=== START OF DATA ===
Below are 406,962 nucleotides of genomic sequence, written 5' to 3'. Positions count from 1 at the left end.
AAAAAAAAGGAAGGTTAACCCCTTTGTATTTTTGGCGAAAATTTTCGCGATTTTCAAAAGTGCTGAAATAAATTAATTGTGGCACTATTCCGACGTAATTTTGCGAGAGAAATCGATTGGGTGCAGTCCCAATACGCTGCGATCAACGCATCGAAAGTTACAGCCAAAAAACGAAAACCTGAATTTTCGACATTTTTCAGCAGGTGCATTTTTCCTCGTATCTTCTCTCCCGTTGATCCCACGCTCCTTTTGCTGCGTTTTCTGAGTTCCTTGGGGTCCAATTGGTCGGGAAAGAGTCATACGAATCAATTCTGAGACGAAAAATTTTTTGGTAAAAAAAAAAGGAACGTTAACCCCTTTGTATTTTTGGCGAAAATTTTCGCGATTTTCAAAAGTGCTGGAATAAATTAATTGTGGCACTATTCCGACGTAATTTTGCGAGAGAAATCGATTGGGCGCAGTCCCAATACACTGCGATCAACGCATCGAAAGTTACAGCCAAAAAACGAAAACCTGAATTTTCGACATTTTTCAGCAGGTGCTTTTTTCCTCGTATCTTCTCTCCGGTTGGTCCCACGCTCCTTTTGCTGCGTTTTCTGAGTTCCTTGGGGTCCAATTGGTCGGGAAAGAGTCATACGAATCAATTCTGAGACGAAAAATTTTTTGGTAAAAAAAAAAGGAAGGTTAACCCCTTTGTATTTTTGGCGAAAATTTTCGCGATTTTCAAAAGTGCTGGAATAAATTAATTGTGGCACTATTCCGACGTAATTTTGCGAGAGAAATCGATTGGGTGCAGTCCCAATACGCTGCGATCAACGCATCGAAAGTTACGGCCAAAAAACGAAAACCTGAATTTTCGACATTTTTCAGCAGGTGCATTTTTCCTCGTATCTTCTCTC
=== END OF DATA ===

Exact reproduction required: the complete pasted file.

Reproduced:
Below are 406,962 nucleotides of genomic sequence, written 5' to 3'. Positions count from 1 at the left end.
AAAAAAAAGGAAGGTTAACCCCTTTGTATTTTTGGCGAAAATTTTCGCGATTTTCAAAAGTGCTGAAATAAATTAATTGTGGCACTATTCCGACGTAATTTTGCGAGAGAAATCGATTGGGTGCAGTCCCAATACGCTGCGATCAACGCATCGAAAGTTACAGCCAAAAAACGAAAACCTGAATTTTCGACATTTTTCAGCAGGTGCATTTTTCCTCGTATCTTCTCTCCCGTTGATCCCACGCTCCTTTTGCTGCGTTTTCTGAGTTCCTTGGGGTCCAATTGGTCGGGAAAGAGTCATACGAATCAATTCTGAGACGAAAAATTTTTTGGTAAAAAAAAAAGGAACGTTAACCCCTTTGTATTTTTGGCGAAAATTTTCGCGATTTTCAAAAGTGCTGGAATAAATTAATTGTGGCACTATTCCGACGTAATTTTGCGAGAGAAATCGATTGGGCGCAGTCCCAATACACTGCGATCAACGCATCGAAAGTTACAGCCAAAAAACGAAAACCTGAATTTTCGACATTTTTCAGCAGGTGCTTTTTTCCTCGTATCTTCTCTCCGGTTGGTCCCACGCTCCTTTTGCTGCGTTTTCTGAGTTCCTTGGGGTCCAATTGGTCGGGAAAGAGTCATACGAATCAATTCTGAGACGAAAAATTTTTTGGTAAAAAAAAAAGGAAGGTTAACCCCTTTGTATTTTTGGCGAAAATTTTCGCGATTTTCAAAAGTGCTGGAATAAATTAATTGTGGCACTATTCCGACGTAATTTTGCGAGAGAAATCGATTGGGTGCAGTCCCAATACGCTGCGATCAACGCATCGAAAGTTACGGCCAAAAAACGAAAACCTGAATTTTCGACATTTTTCAGCAGGTGCATTTTTCCTCGTATCTTCTCTC